“Life is pain, Highness. Anyone who says differently is selling something,” so says the philosophical genius, the Dread Pirate Roberts, in The Princess Bride. Many thinkers from all over the world have made such observations about life in this sin-filled world. Philosophers, poets, pirates, and religious leaders; the Buddha is supposed to have said something to the effect of the tears you shed through your existence are greater than the volume of the ocean.
All agree; life is pain. So is Jesus just joining the chorus when he tells you to bear a cross as Christian? Is he just telling you something in your life will hurt all the time? Keep your chin up; endure it; wait for eternity. But for now, it’s suffering and pain because that’s the cross.
Nope. Pain is not the cross of a Christian because everyone experiences pain. Neither is suffering nor persecution. All sorts of people suffer and are persecuted for any number of reasons, but they are not bearing a cross. These things are not crosses; at least, they are not crosses in and of themselves. However all of these, and many other things, can become crosses for a Christian. They become crosses when they cause a person to question God or doubt his goodness and promises to him. They become crosses when they cause a person to seek a rationalization for the pain, “If I could only know why…” rather than trust that his or her gracious Savior will bring good and relief in his own time. They become crosses when they make us think God is not really acting the way God should, at least not acting that way for me, because maybe I am not as dear to him as he promised, or at least seemed to promise.
That’s the cross of the Christian, and each Christian bears it. Sometimes the yoke is lighter, almost unnoticed. At other times, the burden of it is so great it crushes the breath from your lungs. If you want to see an example of what the cross looks like in real life, look at Jeremiah. He knew pain. People called him names (Jer. 43:2) and called for his death (Jer. 26:11) He was beaten and put in stocks (Jer. 20:2) He was thrown into a muddy pit and left for dead (Jer. 38:6) He knew pain, and the worst of it was that the people would not listen to the message he proclaimed to them from the Lord.
When pain becomes a cross, it reminds you, “You’re not in heaven yet! You still need the Lord, who is there with his help, with his salvation.”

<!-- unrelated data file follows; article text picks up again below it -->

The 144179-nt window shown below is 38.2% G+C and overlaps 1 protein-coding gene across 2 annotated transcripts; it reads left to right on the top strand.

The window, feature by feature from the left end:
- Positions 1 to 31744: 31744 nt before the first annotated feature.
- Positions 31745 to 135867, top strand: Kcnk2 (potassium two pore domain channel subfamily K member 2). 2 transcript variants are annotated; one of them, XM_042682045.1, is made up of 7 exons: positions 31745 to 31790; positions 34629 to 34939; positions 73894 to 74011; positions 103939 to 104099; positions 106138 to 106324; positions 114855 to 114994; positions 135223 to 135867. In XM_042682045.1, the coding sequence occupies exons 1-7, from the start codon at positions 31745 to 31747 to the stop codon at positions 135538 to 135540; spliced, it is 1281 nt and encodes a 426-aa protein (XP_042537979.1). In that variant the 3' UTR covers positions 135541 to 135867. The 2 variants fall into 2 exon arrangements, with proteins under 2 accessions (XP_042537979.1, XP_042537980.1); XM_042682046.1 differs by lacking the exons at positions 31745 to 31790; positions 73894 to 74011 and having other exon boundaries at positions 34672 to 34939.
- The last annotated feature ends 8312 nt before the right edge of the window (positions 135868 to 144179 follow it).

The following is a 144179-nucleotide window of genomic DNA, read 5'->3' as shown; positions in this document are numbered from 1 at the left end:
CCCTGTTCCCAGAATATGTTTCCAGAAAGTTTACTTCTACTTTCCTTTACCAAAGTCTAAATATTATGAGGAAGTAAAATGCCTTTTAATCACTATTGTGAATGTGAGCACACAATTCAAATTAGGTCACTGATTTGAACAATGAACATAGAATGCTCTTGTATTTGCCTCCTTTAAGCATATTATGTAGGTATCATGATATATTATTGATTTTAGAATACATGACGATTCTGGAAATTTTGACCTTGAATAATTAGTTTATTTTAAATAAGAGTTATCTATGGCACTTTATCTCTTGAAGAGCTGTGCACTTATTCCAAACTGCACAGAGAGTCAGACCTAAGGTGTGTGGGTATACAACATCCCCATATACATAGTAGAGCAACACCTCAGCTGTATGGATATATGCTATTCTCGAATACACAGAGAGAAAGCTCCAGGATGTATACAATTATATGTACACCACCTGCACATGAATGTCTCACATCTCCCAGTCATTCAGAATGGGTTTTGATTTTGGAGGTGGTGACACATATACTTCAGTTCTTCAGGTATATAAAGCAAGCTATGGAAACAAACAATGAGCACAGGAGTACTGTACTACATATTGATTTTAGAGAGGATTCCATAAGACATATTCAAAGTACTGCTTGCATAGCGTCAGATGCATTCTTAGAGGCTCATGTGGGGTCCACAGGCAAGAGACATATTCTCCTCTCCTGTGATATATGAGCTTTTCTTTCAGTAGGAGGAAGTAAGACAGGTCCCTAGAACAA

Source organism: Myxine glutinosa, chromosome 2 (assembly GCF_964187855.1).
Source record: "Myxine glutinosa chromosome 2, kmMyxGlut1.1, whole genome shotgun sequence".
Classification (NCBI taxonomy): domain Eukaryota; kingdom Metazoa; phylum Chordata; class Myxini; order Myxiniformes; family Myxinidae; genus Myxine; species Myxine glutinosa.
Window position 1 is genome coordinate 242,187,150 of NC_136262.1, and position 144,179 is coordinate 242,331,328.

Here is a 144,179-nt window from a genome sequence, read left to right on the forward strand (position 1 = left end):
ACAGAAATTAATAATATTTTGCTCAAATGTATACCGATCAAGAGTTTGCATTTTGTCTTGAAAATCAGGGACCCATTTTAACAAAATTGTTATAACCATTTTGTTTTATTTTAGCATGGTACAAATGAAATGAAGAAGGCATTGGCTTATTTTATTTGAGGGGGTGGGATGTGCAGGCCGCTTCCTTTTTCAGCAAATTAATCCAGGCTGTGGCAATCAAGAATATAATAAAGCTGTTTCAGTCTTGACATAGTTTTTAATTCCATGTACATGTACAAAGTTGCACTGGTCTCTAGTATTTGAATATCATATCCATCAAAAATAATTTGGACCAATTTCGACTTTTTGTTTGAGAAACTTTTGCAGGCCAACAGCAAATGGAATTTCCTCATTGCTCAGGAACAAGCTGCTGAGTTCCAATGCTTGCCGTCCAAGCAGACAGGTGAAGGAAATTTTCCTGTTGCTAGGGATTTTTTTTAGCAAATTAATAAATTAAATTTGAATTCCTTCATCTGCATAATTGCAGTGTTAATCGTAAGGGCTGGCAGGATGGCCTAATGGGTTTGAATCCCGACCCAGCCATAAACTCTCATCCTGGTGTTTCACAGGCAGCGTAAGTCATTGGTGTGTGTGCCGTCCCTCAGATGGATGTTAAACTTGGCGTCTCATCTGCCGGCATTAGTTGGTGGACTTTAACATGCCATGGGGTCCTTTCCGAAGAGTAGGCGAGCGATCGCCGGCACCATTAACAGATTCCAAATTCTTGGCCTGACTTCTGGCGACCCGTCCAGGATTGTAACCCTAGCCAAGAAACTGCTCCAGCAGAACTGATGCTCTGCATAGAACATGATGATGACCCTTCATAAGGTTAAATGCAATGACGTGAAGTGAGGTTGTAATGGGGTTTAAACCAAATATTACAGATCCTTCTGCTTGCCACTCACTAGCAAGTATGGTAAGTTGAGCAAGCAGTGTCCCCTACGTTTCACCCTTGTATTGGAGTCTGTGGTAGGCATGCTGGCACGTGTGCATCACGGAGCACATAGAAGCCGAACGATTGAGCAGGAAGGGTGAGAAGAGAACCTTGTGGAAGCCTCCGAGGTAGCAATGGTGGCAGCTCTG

Here in chapter 15, you see the cross in action. Jeremiah cries out to the Lord. “O LORD, you know. You know all I have been through!” He complains, laments, even accuses the Lord. He vents his frustration and wonders why the Lord has allowed it all to happen this way when Jeremiah was doing his best to serve him. The burden of the cross is painful, and the Lord responds.
But notice the response! It’s not “Life stinks; woe is you!” It’s not “Grin and bear it!” It’s not “Quit your whining, it’s the cross; I told it would be like this.” The response from the Lord, the God who always keeps his promises, this Lord says: “I’m working on you here, Jeremiah, and I am going to work some more.” The Lord assures Jeremiah he has not forgotten him. He is there and will rescue him. More than that, he will equip him in the midst of the pain to carry out his calling as prophet.
Through the pain, under the cross, the Lord is working on you too. When pain becomes a cross, it reminds you, “You’re not in heaven yet! You still need the Lord, who is there with his help, with his salvation.” The Lord is working on you.
Through the pain, under the cross, the Lord draws you closer to him. He promises deliverance and relief in his own time in his own way. The guarantee of keeping his promises is the promise of salvation completed already in Christ. The Lord is working on you.
Through the pain, under the cross, the Lord continues to equip you. Look to him; find what you need! Find strength; find courage; find the assurance he will continue to bless you. The Lord is working on you. Through the pain, under the cross, there is still joy in your life because you live it in Christ. Trust he will continue to work for your good, for your blessing, for your salvation!